Quebec cancelled a mass distribution of welfare cheques to asylum seekers at the Montreal convention centre this week after facing concerns the operation stigmatized the migrants and could raise security concerns.
The province had initially planned to use the cavernous Palais des congrès in Montreal to hand out social-assistance cheques to more than 4,000 people, part of the wave of asylum seekers who have come across the Canada-U.S. border in recent months. The government announced on Tuesday it would carry it out elsewhere, attributing the decision to the fact that fewer people than anticipated needed to pick up their cheques by hand. The shift occurred less than 24 hours before the start of the planned three-day operation.
Groups working with the asylum seekers, who are mostly from Haiti, say they have been pressuring the provincial government for days to cancel the event at the convention centre, which they said unfairly put the asylum seekers in the spotlight at a time when some are questioning the cost of caring for them.
“By doing the event at the convention centre, it was stigmatization. We told the government it’s unacceptable,” said Ninette Piou, spokesperson for Concertation haitienne pour les migrants 2017, an umbrella group of 40 organizations created this month to help the asylum seekers. “They didn’t think the decision through. Can you imagine, having 4,000 people come get cheques at the Palais des congrès?”
Ms. Piou also raised fears of disruptions by far-right groups, who have increased their public presence in Quebec in the wake of the arrival of the asylum applicants in the province.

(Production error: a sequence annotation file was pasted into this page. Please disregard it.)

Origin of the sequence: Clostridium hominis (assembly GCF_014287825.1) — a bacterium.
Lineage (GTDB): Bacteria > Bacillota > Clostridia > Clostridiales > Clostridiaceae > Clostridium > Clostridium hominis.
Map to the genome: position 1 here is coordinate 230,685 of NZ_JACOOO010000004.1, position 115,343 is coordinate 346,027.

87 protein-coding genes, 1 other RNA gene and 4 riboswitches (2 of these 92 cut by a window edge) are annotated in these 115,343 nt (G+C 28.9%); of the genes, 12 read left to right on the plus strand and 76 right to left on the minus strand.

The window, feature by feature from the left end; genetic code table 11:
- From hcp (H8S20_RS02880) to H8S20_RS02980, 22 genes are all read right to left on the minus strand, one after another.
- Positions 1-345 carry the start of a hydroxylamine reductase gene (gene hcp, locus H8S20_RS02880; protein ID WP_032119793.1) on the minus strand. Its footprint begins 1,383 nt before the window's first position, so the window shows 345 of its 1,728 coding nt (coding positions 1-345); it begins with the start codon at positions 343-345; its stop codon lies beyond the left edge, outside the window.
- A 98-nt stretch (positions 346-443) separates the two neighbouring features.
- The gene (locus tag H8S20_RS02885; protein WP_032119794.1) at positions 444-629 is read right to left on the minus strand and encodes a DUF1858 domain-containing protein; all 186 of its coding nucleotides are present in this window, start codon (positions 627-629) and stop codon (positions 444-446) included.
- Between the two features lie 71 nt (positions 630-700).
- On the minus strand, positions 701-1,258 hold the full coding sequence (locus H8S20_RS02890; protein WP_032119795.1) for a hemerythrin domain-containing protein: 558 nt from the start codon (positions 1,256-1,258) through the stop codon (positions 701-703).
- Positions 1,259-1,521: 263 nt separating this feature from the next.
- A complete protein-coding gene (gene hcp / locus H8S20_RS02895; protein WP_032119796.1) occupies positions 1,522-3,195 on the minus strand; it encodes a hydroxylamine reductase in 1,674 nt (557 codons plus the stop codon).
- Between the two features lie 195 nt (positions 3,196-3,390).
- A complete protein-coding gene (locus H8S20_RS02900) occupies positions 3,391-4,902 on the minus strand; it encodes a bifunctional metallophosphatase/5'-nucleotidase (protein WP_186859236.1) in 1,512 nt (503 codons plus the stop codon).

“There was concern that people with right-wing tendencies could disturb it,” Ms. Piou said. “We have a lot of antennas out, and we know what’s happening. We were aware of it and the government was too.”
The provincial government initially said it chose the convention centre because of the volume of recipients in temporary shelters who needed to pick the cheques up in person. On Tuesday afternoon, it said that those numbers have dropped to fewer than 3,000 as claimants leave shelters and obtain permanent addresses.
A spokesperson for the Quebec Ministry of Employment and Social Solidarity declined to comment on security concerns, but said it would ensure the process – which will now take place in five temporary shelters in Montreal – would go smoothly. “We are taking the necessary steps to ensure the good functioning and security of the operation,” Antoine Lavoie said.
Political leaders in both Quebec City and Ottawa have struggled to maintain the perception that the surge of asylum seekers into Canada is under control, even while migrants are being housed in army tents at the Canada-U.S. border and at the Olympic Stadium in Montreal.